It was a warm summer morning

It was a warm summer morning. About 100 miles from the equator in Quixeramobim, Brazil—A city about the size of Joplin, Missouri, with the population of Chicago crammed inside. The smell of mortar permanently imbedded into one’s nose. It is the smell of a construction site that one only must pass through while driving down the road because the company is redoing the parking lot—not be in for days straight. Three days into building a church by hand. It is the calm before the storm of a heavy/busy/nonstop workday. At the end of the eight hours in the sun my skin will be dyed grey from slapping mortar onto each brick and trying to make it stick perfectly straight on top of the brick that was laid crooked before, creating a cycle of a leaning tower of bricks; however, it still manages to look okay and like a normal wall. My shoulders ache from an almost 3rd degree burn of being out in the sun nonstop laying bricks. My mouth will crave clean, cold, purified water. This is all worth it. Every salty taste of sweat after licking the top of my lip, every scrape of blood from hitting the brick too hard—it is all worth it because it means the people of Quixeramobim will have a place to worship and come together.
The team of eight American volunteers, 2 Brazilian translators, 4 Brazilian teenagers, and 3 Brazilian volunteers circle around in the only open space of a soon to be standing building. One side has a complete tin roof now providing shade for half of the circle. ¾ of every wall has bricks aside from the very top where a make-do scaffolding is still needed to complete. One of the Brazilian translators has a guitar. This brings all the village kids and moms running into the church-aside from there being a bunch of white people trying to build something. A few silent strums to get the tune right. Then he starts singing-more of a whisper sing- how great is our God. All of us circled join in, still whisper singing. As we are singing the children from the village are playing are on the ladders and scaffolding behind me, picking up hammers, doing whatever, no one cares because that’s normal in Brazil. Tears fill up my eyes as I look around and see half of a complete church. I feel a fresh breeze cross my face and as it runs through the braids in my hair, I look up at the semi-complete tin-roof realizing that this is the first cold breeze there has been in the past 3 days. The translator starts singing the song in Portuguese. The locals that were all gathered in the building join in and sing at the top of their lungs. Us workers stand with our jaws probably open wide, tears filling our eyes, the cry where snot is coming out but not like a full cry yet. We are all in awe of what we have accomplished in just three days. My mom is standing across from me, her hair is ever so curly and frizzy from the South American humidity. She has it trying to be tamed with her favorite yellow sun visor with cats on it. She whips out her phone and records this special moment. As I, no longer dreading the hot day ahead, choose to enjoy the moment.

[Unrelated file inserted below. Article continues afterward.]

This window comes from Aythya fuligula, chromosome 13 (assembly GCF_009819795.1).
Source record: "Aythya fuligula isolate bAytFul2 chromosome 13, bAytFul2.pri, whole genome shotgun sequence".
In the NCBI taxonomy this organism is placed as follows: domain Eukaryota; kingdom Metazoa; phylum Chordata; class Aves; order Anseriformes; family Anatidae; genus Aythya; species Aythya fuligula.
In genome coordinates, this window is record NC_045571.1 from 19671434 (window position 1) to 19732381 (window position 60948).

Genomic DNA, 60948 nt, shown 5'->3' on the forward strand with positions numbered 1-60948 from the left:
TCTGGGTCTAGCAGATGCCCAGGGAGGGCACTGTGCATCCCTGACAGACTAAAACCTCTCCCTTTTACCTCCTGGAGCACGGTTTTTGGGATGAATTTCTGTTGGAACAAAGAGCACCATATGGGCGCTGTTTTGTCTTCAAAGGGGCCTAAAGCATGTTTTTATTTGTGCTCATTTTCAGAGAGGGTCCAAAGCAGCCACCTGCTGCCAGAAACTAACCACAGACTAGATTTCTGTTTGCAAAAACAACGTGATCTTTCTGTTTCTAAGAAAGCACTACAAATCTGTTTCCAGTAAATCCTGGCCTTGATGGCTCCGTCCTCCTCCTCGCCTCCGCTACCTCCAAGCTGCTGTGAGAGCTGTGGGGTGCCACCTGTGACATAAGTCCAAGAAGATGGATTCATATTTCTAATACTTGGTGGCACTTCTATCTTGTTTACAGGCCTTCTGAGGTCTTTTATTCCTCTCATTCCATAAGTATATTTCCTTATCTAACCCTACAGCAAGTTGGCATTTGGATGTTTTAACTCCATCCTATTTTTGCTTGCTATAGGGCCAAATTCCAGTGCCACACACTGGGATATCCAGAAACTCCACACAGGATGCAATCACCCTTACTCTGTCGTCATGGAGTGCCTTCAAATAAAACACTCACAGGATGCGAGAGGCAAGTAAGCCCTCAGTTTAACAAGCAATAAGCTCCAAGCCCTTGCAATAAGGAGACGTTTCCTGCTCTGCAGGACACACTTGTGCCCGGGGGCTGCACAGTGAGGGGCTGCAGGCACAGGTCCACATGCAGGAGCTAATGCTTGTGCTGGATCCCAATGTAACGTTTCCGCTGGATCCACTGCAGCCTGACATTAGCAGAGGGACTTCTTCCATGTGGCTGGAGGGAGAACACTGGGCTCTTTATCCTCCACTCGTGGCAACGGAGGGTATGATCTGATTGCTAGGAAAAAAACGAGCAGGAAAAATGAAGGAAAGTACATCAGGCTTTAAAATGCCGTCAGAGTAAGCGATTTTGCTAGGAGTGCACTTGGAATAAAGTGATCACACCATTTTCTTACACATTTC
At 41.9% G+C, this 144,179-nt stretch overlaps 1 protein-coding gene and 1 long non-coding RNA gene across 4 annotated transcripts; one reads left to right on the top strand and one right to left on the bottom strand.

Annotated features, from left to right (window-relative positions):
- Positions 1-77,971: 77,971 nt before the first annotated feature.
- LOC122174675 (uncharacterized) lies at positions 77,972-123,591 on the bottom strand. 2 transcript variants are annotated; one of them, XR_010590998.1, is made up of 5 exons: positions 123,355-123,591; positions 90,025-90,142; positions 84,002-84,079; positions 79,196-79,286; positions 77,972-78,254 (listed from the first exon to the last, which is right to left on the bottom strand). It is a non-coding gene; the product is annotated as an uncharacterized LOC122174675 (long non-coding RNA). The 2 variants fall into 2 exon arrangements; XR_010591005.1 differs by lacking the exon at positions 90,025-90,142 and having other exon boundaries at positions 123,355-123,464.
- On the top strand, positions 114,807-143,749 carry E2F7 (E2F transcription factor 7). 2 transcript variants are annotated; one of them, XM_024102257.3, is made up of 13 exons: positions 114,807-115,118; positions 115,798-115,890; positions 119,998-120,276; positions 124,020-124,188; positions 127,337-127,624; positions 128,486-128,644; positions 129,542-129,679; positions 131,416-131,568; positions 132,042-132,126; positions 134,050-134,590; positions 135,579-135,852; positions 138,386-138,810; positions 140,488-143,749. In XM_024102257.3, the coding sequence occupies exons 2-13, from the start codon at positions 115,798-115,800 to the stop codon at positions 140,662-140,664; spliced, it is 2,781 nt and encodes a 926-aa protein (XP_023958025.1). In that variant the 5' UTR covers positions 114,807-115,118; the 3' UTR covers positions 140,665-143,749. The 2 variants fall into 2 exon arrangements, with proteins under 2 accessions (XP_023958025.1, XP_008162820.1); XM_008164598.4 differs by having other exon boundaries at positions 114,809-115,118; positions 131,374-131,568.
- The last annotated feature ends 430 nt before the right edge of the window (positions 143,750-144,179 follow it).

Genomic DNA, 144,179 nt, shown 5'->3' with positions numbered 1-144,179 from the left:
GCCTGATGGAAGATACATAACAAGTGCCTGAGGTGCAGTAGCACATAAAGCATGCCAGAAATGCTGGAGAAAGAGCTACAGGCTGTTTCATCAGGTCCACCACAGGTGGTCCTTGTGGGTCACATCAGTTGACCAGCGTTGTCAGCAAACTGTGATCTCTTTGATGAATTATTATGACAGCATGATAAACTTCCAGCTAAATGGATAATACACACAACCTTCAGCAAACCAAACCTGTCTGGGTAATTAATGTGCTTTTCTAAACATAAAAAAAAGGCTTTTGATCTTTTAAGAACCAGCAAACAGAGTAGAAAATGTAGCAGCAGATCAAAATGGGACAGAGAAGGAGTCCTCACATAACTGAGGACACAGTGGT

Being a part of something so special, no matter how gut-wrenching hot it was. How bad there was a craving for clean water. It is so rewarding to know that there is a brick building now somewhere where there was not shortly before my arrival. It can now be utilized however need be. The community felt an impact of the mission team being there; however, the mission team felt the greater impact.